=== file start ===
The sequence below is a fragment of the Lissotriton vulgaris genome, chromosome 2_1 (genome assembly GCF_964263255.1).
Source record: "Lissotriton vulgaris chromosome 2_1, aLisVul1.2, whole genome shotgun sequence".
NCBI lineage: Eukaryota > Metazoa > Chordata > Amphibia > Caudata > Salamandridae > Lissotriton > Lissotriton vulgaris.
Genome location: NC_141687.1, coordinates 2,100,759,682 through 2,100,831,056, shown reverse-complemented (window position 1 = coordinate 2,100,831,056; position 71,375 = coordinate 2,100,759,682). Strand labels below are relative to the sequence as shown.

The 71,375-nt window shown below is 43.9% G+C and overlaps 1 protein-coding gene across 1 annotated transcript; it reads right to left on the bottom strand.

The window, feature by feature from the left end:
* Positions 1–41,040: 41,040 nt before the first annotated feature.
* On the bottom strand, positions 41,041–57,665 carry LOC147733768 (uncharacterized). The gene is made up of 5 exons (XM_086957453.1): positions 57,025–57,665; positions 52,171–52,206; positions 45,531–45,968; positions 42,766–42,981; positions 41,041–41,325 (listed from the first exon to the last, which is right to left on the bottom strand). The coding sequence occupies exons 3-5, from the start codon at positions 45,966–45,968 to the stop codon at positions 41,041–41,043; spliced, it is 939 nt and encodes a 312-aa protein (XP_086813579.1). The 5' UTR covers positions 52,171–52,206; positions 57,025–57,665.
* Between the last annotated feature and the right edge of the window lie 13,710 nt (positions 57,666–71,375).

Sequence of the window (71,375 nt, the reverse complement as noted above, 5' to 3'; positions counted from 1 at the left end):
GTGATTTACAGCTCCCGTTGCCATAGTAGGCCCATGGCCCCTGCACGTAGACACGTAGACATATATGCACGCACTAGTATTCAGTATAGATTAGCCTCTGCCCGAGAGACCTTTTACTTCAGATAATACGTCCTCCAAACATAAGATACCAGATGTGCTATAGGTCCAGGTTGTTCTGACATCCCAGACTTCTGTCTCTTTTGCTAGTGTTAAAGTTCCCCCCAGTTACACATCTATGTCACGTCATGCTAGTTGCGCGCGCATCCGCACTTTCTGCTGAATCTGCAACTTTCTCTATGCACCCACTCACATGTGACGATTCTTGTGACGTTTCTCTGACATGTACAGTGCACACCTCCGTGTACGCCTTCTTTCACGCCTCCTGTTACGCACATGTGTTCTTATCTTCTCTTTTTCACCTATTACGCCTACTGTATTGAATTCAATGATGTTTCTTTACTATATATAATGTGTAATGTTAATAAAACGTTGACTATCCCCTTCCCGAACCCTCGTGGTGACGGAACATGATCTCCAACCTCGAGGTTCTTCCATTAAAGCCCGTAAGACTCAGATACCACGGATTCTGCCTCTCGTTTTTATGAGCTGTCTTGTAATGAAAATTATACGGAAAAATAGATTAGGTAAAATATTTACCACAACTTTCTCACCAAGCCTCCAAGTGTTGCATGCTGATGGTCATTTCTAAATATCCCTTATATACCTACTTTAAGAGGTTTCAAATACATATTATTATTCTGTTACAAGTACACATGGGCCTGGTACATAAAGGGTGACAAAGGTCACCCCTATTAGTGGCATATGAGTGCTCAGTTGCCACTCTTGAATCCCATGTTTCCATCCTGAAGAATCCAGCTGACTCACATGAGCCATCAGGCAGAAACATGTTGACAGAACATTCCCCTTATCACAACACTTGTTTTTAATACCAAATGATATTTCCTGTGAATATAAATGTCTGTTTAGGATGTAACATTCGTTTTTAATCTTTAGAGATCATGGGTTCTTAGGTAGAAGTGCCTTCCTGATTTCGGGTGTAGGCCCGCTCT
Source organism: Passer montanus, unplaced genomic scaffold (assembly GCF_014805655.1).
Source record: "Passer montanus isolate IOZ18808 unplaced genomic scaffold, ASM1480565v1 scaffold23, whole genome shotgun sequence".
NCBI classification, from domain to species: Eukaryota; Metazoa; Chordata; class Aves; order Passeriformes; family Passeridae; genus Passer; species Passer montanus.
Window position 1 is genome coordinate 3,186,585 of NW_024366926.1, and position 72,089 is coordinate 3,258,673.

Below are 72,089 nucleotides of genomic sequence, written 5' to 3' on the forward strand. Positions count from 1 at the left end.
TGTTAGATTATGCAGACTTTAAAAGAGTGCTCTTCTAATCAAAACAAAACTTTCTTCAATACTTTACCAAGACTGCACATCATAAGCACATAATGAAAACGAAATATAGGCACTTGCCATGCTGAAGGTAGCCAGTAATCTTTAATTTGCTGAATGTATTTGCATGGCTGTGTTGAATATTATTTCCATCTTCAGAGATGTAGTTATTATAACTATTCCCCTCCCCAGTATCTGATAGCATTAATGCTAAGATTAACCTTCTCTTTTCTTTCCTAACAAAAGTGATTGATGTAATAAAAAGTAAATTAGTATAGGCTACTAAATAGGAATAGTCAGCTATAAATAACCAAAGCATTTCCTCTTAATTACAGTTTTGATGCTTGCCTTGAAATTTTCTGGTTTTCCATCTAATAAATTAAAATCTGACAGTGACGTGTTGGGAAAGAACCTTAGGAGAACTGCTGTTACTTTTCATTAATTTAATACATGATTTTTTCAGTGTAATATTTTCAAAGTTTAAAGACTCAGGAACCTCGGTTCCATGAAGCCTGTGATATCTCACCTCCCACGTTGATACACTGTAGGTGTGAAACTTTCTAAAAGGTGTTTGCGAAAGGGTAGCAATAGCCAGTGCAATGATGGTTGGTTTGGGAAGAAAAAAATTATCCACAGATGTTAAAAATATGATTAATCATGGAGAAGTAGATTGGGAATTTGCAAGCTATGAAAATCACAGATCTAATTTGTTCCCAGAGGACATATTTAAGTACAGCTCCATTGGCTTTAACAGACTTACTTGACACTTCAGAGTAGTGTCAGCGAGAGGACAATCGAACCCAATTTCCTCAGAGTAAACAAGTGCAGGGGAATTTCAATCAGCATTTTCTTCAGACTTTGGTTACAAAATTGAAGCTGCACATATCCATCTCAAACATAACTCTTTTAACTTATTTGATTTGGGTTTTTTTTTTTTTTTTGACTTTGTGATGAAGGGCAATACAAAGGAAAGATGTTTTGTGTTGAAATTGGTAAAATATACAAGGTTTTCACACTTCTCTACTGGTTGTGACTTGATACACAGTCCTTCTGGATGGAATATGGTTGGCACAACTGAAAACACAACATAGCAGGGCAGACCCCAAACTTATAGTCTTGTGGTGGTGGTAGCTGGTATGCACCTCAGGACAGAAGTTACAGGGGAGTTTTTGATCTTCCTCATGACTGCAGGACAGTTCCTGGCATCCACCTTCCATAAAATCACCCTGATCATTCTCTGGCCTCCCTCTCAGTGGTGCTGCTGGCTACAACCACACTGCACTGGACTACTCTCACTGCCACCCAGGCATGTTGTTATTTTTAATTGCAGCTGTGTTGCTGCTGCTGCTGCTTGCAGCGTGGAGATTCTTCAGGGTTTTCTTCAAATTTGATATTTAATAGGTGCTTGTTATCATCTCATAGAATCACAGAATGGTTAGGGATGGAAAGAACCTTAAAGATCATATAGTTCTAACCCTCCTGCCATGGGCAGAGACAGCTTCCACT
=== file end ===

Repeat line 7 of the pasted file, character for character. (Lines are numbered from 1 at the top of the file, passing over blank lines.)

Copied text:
* Positions 1–41,040: 41,040 nt before the first annotated feature.